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Posts Tagged ‘God’s Yardstick’


2 Chronicles 26: Pride and Fall

Sunday, February 5, 2023

Rembrandt: The King Uzziah Stricken with Leprosy

Rembrandt: The King Uzziah Stricken with Leprosy

This chapter in 2 Chronicles tells us a great deal about Uzziah, a promising man who falls when he presumes that he can be God to himself and others in the way he chooses.  He might represent the perennial flaw in humankind.

But after he had become strong, he became proud to his own destruction and broke faith with the Lord, his God.

And how did this happen?

He entered the temple of the Lord to make an offering on the altar of incense.

Why was this incorrect?

But Azariah the priest, and with him eighty other priests of the Lord, courageous men, followed him . . . saying to him: “It is not for you, Uzziah, to burn incense to the Lord, but for the priests . . . who have been consecrated for this purpose”. 

Today, we each bring our offerings to the Lord.  Christian liturgies often provide a time when we can offer ourselves back to God both collectively and individually. These moments give us the opportunity to be priests ourselves. They bring us the opening to enter fully into relationship with God, in our personal service to God on the manner God shows us. The Old Testament Law asks us to remain in covenant with the Lord and to serve God with burnt offerings and sacrifice. The New Testament Law of Love asks us to live the Beatitudes in an intentional way. Both Testaments bring us a yardstick with which we might measure our adherence to this law, our fulfillment of old statutes, our flowering in Christ. The presence of Christ that we bring to our troubled world.

Today’s readings in MAGNIFICAT are God’s constancy and ours.  Our fidelity to God and to one another. God’s law is not a set of arbitrary rules but the concrete shape given to the lasting covenant that God has made with human beings – broken many times by faithless people, kept from generation to generation by our God.  God’s faithful constancy is an anchor in an ever-shifting world, where love declared today is spurned tomorrow, and all other certainties are blown away by the wind. Even when those who love us are inconstant, we must remain constant in our love of them for in this way we reflect God’s constancy to us.

Pride calls us to our false selves. Constancy in God helps us to remain faithful in God. The story of Uzziah is one in which we may see ourselves or others puffing up in self-importance, blinding our vision to the fall that inevitably follows. God’s Law of fidelity and gratitude never fails; it brings flourishing rather than destruction. God’s laws are the statutes we teach ourselves and our children. They are the laws that open us to possibility, and that bind our hearts forever to God.

On this last Sunday before Lent, let us consider the temptation to  ignore pride in our own lives. And let us determine to remain constant and faithful to God.


Adapted from a reflection written on February 27, 2008.

Cameron, Peter John. “Meditation of the Day.” MAGNIFICAT. 27.2 (2008). Print.

Image from: https://en.wikipedia.org/wiki/Uzziah

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Judges 11 and 12: Shibboleth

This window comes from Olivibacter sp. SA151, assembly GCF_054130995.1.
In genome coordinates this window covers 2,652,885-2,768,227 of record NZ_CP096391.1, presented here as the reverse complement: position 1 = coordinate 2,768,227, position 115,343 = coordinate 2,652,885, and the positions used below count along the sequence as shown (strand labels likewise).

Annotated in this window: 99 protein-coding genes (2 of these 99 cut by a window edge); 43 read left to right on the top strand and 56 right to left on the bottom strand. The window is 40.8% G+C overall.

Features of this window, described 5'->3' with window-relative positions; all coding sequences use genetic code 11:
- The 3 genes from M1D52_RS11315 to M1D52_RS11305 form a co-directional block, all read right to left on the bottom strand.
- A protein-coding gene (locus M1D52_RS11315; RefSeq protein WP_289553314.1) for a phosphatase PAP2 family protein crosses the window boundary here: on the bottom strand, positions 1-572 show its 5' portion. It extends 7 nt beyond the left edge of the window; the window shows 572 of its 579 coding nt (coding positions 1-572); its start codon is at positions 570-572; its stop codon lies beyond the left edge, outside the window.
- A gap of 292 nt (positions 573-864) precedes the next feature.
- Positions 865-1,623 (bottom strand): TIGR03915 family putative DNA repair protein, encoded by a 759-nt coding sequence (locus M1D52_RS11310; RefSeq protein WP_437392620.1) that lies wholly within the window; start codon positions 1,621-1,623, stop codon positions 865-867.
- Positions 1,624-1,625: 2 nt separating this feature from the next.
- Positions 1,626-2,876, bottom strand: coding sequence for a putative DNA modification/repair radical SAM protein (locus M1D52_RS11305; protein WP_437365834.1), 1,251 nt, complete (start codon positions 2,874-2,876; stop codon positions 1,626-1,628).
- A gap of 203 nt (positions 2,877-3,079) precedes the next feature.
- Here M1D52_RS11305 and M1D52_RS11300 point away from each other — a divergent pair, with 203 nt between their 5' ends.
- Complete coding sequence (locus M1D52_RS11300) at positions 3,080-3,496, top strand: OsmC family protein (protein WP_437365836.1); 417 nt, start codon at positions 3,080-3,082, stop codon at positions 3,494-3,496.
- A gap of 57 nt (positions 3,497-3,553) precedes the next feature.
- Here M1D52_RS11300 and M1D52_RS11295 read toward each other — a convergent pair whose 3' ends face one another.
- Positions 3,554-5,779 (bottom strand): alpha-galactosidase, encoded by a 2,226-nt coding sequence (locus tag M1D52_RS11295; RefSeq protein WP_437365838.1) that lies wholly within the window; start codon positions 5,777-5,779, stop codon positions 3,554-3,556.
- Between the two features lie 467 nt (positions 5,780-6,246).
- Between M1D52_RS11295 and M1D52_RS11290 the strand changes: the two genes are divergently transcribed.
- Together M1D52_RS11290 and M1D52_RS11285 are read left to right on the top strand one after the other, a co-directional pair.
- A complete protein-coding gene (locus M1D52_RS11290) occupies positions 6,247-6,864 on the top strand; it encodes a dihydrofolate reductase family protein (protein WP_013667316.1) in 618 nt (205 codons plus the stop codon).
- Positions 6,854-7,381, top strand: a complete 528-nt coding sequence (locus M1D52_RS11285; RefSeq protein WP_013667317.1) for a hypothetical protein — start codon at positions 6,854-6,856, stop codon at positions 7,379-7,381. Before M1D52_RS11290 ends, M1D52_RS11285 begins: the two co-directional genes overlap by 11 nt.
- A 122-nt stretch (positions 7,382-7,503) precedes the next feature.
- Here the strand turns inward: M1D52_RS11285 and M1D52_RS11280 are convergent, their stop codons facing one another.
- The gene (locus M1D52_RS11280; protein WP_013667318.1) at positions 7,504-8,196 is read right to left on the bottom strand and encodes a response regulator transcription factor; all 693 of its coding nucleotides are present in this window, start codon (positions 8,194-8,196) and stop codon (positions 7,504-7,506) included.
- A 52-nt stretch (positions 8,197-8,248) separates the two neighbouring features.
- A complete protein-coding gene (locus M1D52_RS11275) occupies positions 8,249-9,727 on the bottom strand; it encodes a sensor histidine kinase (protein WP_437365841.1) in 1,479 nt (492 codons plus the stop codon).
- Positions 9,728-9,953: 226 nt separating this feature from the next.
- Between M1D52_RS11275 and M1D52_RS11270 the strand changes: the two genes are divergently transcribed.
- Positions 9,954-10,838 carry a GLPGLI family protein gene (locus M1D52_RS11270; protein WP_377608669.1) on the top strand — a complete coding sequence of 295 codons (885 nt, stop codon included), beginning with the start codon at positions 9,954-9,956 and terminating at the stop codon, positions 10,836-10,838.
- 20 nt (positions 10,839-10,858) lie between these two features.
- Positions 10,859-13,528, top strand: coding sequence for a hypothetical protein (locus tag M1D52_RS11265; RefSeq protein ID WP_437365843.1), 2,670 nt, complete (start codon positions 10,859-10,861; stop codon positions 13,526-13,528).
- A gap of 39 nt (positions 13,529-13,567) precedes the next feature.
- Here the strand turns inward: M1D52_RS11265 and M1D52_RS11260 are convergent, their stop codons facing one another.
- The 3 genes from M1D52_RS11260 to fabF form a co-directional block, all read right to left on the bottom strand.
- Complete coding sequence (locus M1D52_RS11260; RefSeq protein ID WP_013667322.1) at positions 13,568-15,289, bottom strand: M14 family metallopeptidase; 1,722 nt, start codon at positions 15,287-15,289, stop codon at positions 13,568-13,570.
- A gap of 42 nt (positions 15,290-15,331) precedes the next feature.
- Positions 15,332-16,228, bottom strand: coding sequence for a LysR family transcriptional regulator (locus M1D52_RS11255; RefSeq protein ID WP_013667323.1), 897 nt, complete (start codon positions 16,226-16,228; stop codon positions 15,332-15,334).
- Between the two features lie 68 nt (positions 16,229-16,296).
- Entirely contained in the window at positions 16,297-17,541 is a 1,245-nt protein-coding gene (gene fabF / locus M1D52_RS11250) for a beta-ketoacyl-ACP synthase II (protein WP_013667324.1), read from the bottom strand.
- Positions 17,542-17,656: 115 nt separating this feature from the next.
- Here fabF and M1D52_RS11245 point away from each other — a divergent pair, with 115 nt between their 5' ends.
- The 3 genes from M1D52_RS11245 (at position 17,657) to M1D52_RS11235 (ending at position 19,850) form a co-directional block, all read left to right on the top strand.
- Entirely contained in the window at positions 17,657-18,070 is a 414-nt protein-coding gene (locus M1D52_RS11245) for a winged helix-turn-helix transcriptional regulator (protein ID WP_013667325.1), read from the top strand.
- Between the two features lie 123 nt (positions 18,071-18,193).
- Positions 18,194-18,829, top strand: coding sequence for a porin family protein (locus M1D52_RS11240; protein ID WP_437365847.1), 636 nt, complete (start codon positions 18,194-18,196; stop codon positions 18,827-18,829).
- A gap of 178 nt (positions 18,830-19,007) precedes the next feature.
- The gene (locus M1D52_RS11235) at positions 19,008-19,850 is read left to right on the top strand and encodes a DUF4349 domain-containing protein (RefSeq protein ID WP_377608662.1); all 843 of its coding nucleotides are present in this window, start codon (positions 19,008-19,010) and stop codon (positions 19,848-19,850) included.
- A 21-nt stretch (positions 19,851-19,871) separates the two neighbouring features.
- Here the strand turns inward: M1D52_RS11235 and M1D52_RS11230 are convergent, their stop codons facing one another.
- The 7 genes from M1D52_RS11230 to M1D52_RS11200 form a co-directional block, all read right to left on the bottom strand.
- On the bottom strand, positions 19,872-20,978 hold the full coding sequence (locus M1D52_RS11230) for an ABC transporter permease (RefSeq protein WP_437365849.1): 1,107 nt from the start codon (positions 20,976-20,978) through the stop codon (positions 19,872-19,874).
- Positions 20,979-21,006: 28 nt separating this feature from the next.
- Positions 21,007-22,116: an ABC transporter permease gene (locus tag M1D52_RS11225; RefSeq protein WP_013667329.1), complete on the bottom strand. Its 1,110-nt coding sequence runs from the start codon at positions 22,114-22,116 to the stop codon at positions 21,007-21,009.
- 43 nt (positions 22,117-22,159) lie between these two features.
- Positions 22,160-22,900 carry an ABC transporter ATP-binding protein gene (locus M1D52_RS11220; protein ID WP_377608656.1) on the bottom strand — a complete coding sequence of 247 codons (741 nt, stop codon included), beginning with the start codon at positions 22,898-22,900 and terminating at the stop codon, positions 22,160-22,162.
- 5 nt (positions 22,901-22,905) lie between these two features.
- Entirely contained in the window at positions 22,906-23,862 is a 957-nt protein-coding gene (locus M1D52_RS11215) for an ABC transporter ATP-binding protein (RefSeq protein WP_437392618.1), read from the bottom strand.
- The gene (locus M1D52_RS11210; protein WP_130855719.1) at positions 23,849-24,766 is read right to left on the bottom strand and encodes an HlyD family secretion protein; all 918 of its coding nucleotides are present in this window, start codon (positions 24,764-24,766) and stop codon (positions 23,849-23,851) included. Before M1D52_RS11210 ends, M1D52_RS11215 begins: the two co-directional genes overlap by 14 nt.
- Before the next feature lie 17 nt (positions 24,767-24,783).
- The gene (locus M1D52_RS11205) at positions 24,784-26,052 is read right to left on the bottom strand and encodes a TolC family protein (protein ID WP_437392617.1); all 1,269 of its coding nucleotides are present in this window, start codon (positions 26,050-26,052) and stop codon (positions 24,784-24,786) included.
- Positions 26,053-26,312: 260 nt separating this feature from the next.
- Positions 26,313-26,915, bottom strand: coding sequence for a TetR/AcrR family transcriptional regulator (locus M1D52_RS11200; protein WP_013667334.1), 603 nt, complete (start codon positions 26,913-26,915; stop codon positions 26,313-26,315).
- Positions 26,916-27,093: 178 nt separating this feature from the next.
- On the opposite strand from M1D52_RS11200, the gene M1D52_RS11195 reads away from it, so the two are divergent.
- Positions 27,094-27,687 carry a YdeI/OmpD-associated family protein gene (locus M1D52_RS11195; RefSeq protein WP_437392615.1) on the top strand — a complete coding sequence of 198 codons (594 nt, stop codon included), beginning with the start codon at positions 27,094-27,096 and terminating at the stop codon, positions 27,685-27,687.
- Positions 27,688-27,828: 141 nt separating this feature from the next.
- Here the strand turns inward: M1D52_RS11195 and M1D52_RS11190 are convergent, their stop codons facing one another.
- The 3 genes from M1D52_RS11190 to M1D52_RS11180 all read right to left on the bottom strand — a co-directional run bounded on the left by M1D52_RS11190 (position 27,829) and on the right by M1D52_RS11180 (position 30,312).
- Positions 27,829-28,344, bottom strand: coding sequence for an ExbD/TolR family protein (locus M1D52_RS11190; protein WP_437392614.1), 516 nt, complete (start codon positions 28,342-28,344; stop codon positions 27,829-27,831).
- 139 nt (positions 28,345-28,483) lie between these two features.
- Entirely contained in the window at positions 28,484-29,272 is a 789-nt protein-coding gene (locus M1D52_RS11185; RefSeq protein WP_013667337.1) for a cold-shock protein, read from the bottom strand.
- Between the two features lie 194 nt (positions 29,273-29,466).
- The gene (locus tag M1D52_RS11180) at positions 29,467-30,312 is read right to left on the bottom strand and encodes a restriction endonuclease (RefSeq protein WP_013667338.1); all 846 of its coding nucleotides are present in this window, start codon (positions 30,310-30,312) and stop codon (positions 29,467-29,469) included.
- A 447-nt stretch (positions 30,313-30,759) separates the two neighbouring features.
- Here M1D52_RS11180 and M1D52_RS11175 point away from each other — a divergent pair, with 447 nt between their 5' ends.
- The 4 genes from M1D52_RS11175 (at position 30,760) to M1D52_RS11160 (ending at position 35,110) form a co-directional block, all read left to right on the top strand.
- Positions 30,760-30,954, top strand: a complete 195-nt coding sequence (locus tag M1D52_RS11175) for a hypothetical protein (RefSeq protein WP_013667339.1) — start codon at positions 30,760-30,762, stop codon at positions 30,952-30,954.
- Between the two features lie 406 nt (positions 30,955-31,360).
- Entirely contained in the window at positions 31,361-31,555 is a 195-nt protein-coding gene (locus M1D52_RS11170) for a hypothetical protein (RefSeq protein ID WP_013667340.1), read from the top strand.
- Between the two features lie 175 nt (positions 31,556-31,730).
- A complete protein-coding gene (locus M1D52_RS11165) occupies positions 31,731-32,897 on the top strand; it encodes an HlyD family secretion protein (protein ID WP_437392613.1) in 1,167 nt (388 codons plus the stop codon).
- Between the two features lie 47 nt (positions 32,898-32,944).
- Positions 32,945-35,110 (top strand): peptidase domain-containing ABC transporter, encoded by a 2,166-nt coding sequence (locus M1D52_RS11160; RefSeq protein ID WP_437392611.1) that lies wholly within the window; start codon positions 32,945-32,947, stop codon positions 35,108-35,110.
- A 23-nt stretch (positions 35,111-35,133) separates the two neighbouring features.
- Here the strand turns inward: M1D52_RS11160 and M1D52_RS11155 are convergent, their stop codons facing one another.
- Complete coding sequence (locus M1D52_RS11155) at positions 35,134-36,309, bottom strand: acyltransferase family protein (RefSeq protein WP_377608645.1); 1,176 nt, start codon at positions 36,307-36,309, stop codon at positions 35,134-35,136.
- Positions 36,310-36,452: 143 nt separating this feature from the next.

Saturday, February 4, 2023

The Crack (Shibboleth): Doris Salcedo - The Tate Modern, London

The Crack (Shibboleth): Doris Salcedo – The Tate Modern, London, UK

From WIKIPEDIA: “In numerous cases of conflict between groups speaking different languages or dialects, one side used shibboleths . . . to discover hiding members of the opposing group . . . Today, in the English language, a shibboleth also has a wider meaning, referring to any ‘in-crowd’ word or phrase that can be used to distinguish members of a group from outsiders – even when not used by a hostile other group”.

As we read today’s Noontime, we see how the early tribes of Israel struggled to retain autonomy; we also see that they lived in a world which required people to evaluate loyalty. Their daily survival depended on this.

In our own world, we will use our own shibboleths ­ – either consciously or unconsciously – and when we do, what are the results?  Do we find ourselves closer to God or more distant?  Are we moving toward serenity and union with God, or away from the eternal peace brought by Jesus?  Do our shibboleths introduce us to the freedom bought by Christ or do they sell us out to an imprisonment which stifles us?

The story of the chieftain Jephthah reads like the script of a television drama – full of twists, promises, ironies and secret shibbolethsLoyalties are tested, wars are waged, outcomes are weighed; yet in the end it is the spirit of the Lord that prevails.  Jephthah makes a vow to the Lord and loses his beloved daughter Mizpah; he also conquers nations in the name of his God.  Much of this is difficult to understand; most of it is hard to take; all of it is – in some way or other – the way we live today.

Children peering into the shibboleth at the Tate Modern in London

Children peering into the shibboleth at the Tate Modern in London

As we move through our own cycle of coming and going, let us examine the vows we swear, the skirmishes in which we engage, and our manner of waiting on the spirit of the Lord.  And when we begin to winnow the valid from the false in order to survive, let us examine the shibboleths we choose.

A Favorite from Friday, February 12, 2010.

 As we move toward spring with the call for atonement, the promise of redemption, and a time of inner reflection, we have another opportunity to explore God’s yardstick in our lives, and to put aside the false shibboleths that mislead us.